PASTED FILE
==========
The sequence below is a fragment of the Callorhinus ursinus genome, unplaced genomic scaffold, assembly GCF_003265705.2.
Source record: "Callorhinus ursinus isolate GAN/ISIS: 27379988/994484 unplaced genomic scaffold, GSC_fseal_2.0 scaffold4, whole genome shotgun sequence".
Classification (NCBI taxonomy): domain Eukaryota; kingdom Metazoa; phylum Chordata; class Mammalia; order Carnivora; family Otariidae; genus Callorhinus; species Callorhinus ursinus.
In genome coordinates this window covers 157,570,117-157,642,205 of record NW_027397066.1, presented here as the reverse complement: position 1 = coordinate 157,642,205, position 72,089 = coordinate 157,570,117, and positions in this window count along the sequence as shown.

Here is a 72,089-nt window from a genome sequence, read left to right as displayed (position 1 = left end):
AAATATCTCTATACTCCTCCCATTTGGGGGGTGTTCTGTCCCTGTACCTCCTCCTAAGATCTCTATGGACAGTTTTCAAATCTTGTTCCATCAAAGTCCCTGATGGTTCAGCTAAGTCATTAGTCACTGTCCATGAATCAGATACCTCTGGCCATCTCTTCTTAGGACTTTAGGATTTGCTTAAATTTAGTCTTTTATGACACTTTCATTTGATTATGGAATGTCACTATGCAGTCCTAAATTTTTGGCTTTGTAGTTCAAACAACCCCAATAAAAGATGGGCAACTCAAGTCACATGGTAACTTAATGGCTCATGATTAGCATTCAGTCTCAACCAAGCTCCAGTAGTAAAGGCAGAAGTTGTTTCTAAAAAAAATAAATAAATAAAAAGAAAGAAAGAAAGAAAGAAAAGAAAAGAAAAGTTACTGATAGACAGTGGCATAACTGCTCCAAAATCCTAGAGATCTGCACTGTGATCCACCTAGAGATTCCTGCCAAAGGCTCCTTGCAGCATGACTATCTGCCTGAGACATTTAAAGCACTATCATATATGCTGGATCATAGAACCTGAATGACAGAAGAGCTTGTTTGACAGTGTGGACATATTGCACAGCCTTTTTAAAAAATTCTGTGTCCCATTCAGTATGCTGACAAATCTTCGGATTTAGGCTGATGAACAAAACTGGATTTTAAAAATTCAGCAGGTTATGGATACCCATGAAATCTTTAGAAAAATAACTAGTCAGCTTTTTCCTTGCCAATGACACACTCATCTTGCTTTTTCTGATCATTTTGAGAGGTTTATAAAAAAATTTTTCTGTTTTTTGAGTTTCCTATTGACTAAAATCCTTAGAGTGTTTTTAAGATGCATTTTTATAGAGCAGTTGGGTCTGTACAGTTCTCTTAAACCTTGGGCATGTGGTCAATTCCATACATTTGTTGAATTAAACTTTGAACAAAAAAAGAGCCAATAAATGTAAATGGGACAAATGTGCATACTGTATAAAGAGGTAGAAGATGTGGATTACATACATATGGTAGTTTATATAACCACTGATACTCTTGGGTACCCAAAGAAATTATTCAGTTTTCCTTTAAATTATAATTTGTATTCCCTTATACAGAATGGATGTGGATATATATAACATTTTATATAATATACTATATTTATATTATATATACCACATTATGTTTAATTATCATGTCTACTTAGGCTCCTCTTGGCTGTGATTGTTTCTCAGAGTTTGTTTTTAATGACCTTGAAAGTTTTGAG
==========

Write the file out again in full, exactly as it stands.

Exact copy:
The sequence below is a fragment of the Callorhinus ursinus genome, unplaced genomic scaffold, assembly GCF_003265705.2.
Source record: "Callorhinus ursinus isolate GAN/ISIS: 27379988/994484 unplaced genomic scaffold, GSC_fseal_2.0 scaffold4, whole genome shotgun sequence".
Classification (NCBI taxonomy): domain Eukaryota; kingdom Metazoa; phylum Chordata; class Mammalia; order Carnivora; family Otariidae; genus Callorhinus; species Callorhinus ursinus.
In genome coordinates this window covers 157,570,117-157,642,205 of record NW_027397066.1, presented here as the reverse complement: position 1 = coordinate 157,642,205, position 72,089 = coordinate 157,570,117, and positions in this window count along the sequence as shown.

Here is a 72,089-nt window from a genome sequence, read left to right as displayed (position 1 = left end):
AAATATCTCTATACTCCTCCCATTTGGGGGGTGTTCTGTCCCTGTACCTCCTCCTAAGATCTCTATGGACAGTTTTCAAATCTTGTTCCATCAAAGTCCCTGATGGTTCAGCTAAGTCATTAGTCACTGTCCATGAATCAGATACCTCTGGCCATCTCTTCTTAGGACTTTAGGATTTGCTTAAATTTAGTCTTTTATGACACTTTCATTTGATTATGGAATGTCACTATGCAGTCCTAAATTTTTGGCTTTGTAGTTCAAACAACCCCAATAAAAGATGGGCAACTCAAGTCACATGGTAACTTAATGGCTCATGATTAGCATTCAGTCTCAACCAAGCTCCAGTAGTAAAGGCAGAAGTTGTTTCTAAAAAAAATAAATAAATAAAAAGAAAGAAAGAAAGAAAGAAAAGAAAAGAAAAGTTACTGATAGACAGTGGCATAACTGCTCCAAAATCCTAGAGATCTGCACTGTGATCCACCTAGAGATTCCTGCCAAAGGCTCCTTGCAGCATGACTATCTGCCTGAGACATTTAAAGCACTATCATATATGCTGGATCATAGAACCTGAATGACAGAAGAGCTTGTTTGACAGTGTGGACATATTGCACAGCCTTTTTAAAAAATTCTGTGTCCCATTCAGTATGCTGACAAATCTTCGGATTTAGGCTGATGAACAAAACTGGATTTTAAAAATTCAGCAGGTTATGGATACCCATGAAATCTTTAGAAAAATAACTAGTCAGCTTTTTCCTTGCCAATGACACACTCATCTTGCTTTTTCTGATCATTTTGAGAGGTTTATAAAAAAATTTTTCTGTTTTTTGAGTTTCCTATTGACTAAAATCCTTAGAGTGTTTTTAAGATGCATTTTTATAGAGCAGTTGGGTCTGTACAGTTCTCTTAAACCTTGGGCATGTGGTCAATTCCATACATTTGTTGAATTAAACTTTGAACAAAAAAAGAGCCAATAAATGTAAATGGGACAAATGTGCATACTGTATAAAGAGGTAGAAGATGTGGATTACATACATATGGTAGTTTATATAACCACTGATACTCTTGGGTACCCAAAGAAATTATTCAGTTTTCCTTTAAATTATAATTTGTATTCCCTTATACAGAATGGATGTGGATATATATAACATTTTATATAATATACTATATTTATATTATATATACCACATTATGTTTAATTATCATGTCTACTTAGGCTCCTCTTGGCTGTGATTGTTTCTCAGAGTTTGTTTTTAATGACCTTGAAAGTTTTGAG